From Redistribution to Recognition? Dilemmas of Justice in a ‘Post-Socialist’ Age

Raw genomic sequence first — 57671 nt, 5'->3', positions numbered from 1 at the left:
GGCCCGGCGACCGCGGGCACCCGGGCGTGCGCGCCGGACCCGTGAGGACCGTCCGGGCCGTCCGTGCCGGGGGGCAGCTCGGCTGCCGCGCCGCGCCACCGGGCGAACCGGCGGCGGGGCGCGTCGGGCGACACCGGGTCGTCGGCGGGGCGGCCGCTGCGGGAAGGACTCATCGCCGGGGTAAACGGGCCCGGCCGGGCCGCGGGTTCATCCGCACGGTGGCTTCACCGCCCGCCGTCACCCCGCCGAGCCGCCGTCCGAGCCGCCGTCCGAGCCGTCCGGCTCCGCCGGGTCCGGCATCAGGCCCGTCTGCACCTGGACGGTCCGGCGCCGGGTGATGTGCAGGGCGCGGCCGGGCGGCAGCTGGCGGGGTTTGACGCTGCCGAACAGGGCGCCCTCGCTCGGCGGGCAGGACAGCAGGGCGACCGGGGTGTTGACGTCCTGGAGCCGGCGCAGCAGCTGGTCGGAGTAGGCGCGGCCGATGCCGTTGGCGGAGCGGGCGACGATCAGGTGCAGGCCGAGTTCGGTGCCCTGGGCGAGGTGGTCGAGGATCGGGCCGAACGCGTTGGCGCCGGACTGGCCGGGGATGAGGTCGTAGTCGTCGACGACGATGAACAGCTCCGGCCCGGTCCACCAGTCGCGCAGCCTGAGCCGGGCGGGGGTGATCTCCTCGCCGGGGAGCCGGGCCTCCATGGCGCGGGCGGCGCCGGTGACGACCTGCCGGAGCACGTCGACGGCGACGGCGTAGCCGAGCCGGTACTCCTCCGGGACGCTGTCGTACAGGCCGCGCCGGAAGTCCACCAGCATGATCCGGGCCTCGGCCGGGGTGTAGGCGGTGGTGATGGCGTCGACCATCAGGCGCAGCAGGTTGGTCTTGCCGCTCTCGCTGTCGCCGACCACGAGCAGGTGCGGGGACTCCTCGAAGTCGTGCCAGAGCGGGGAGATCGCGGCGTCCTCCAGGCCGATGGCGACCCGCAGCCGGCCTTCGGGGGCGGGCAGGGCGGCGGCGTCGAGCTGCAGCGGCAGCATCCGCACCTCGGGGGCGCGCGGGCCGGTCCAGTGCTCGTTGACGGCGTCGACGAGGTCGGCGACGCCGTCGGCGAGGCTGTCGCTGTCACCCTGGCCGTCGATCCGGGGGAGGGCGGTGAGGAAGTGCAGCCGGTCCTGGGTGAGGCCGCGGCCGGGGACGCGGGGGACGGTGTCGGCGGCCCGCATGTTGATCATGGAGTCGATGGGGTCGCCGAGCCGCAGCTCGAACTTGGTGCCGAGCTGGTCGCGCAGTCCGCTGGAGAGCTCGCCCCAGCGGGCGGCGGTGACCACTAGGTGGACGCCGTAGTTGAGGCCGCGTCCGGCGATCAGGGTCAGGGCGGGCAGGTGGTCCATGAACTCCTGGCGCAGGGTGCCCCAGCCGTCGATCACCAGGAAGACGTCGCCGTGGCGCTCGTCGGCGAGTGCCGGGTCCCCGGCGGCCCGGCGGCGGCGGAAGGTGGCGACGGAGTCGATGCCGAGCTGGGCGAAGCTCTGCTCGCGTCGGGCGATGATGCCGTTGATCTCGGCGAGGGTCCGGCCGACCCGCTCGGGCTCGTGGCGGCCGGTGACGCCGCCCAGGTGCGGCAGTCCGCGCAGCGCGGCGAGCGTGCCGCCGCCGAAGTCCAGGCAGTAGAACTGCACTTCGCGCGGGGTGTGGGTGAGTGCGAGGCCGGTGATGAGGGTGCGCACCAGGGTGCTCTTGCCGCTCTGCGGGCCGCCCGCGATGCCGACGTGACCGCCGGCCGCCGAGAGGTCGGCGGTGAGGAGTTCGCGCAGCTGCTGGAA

The ‘struggle for recognition’ is fast becoming the paradigmatic form of political conflict in the late twentieth century. Demands for ‘recognition of difference’ fuel struggles of groups mobilized under the banners of nationality, ethnicity, ‘race’, gender, and sexuality. In these ‘post-socialist’ conflicts, group identity supplants class interest as the chief medium of political mobilization. Cultural domination supplants exploitation as the fundamental injustice. And cultural recognition displaces socioeconomic redistribution as the remedy for injustice and the goal of political struggle. [*] This article is a slightly revised version of a lecture presented at the University of Michigan in March 1995 at the Philosophy Department’s symposium on ‘Political Liberalism’. A longer version will appear in my forthcoming book, Justice Interruptus: Rethinking Key Concepts of a ‘Postsocialist’ Age. For generous research support, I thank the Bohen Foundation, the Institut für die Wissenschaften vom Menschen in Vienna, the Humanities Research Institute of the University of California at Irvine, the Center for Urban Affairs and Policy Research at Northwestern University, and the Dean of the Graduate Faculty of the New School for Social Research. For helpful comments, I thank Robin Blackburn, Judith Butler, Angela Harris, Randall Kennedy, Ted Koditschek, Jane Mans-bridge, Mika Manty, Linda Nicholson, Eli Zaretsky, and the members of the ‘Feminism and the Discourses of Power’ work group at the Humanities Research Institute of the University of California, Irvine.
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